“They have taken a lot of dings for the failed IPOs, and depending on which banner you talk to, you get a different reaction to how things are faring for them,” said Jean Forney, managing partner of Samuel J. Associates, a Delray Beach, Fla.-based supermarket executive recruiter.
This inconsistency from store to store and division to division is one challenge Sankaran will need to overcome, Forney believes.
“This is not a ding on the current leadership, but when you think of Safeway and Albertsons, you think these are very conventional brands,” Forney said. “Some of the pictures I’ve seen of Albertsons newest stores are just beautiful, but they’re not representative of most of their brands. Most of the company is Acme: They live in the middle.”
Tory Gundelach, VP of retail insights for Kantar, said Albertsons 1% sales growth in fiscal 2018 indicates Sankaran “is not coming into a super strong position."
“Right off the bat, Albertsons/Safeway has to move faster to adapt to the changing environment,” she said in an interview. “As I look at the big three grocers, we definitely see more movement from Kroger and Ahold Delhaize as they try to bring themselves up to par with what shoppers want now. I think it’s safe to say that all three of them had been complacent and need to play catchup, but Albertsons needs more catching up than the other two.”
Sankaran needs to find a fast and dramatic fix for many Albertsons stores, Forney said. Southeastern Grocers’ Fresco Y Mas initiative, which brought double-digit comp growth to faltering conventional stores by focusing them on ethnic shoppers, is one such example, she said. “They need that kind of differentiation in the Safeway and Albertsons brands,” she said. “They're safe, they’re reliable, but there’s nothing special about the experience.”
Modernizing the technical backbone at Albertsons has been a recent focus of Donald and Miller, but that too is still in nascent stages and inconsistent through the portfolio, noted Neil Stern, senior partner of the Chicago consultancy McMillanDoolittle.
“Jim Donald did a good job in getting Albertsons pointed in the right direction, but the long-term challenges remain,” Stern said in an interview. “Most of the things that you think progressive companies are talking about, Albertsons is doing in pieces. They have e-commerce and click and collect. They’ve done private label development, they have Plated and meal solutions. What they still have to do is put all those pieces together in a compelling way.”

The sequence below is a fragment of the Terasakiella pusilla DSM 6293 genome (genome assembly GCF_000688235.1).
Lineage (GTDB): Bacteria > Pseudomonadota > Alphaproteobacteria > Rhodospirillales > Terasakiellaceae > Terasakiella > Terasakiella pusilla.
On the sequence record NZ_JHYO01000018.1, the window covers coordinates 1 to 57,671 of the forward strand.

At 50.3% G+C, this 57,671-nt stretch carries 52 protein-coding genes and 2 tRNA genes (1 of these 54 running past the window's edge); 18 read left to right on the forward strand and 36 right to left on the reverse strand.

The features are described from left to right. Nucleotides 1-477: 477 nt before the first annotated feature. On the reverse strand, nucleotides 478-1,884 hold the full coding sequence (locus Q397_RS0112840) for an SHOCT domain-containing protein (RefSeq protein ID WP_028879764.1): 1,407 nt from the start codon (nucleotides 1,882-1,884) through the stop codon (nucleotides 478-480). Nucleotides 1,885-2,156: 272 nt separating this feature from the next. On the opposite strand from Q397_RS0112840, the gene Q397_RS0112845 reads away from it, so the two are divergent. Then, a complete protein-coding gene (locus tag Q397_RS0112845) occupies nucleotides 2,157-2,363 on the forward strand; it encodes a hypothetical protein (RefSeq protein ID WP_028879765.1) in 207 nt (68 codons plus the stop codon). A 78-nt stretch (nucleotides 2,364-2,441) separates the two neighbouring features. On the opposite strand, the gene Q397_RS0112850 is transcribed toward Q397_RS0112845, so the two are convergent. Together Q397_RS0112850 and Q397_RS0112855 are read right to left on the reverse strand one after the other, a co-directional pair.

The answer to finding an exit for Cerberus lies not in engineered transactions—as contemplated but later abandoned with Rite Aid—but in “producing good solid numbers, and then making a case for how you are going to continue to grow,” Stern said.
A top executive with a background in CPG at PepsiCo making an impact in food retail is not without institutional precedent, observers note, pointing to Brian Cornell’s influential stint as Safeway’s chief marketing officer. Cornell, who today is Target’s CEO, in 2004 led Safeway’s chainwide store branding initiative and was a pioneering developer of elevated private brands such as O Organics, today a $1 billion brand for the group.
“It’s not clear that Albertsons, Safeway or Cerberus’ problems are related to branding issues that somebody from a CPG company could fix, but there are maybe some executive skills, fusion skills and other dynamics [Sankaran] possesses that others might not,” said Jose Tamez, managing partner with Austin-Michael, an executive recruiting firm based in Lakewood, Col.
Tamez said that finding the appropriate level of investment capital could lead to hard decisions on asset sales from the once-acquisitive group. “Without question,” he remarked, “this is going to be one of the hardest jobs in the industry.”
Forney said she believes that Sankaran’s CPG experience amid the recent digital upheaval could prove valuable.
“There is a lot of talent at Albertsons, but I think they need to continue their initiatives to bring in more diversity, and leaders that have a different way of looking at things,” she said. “What strikes me as different today than 15 years ago is that CPG has had to be even more nimble than retail given the challenges they face from e-commerce. They’ve needed to be able to shift faster and know what appeals to be people in terms of brand loyalty. And coming onto our industry today that’s really important.”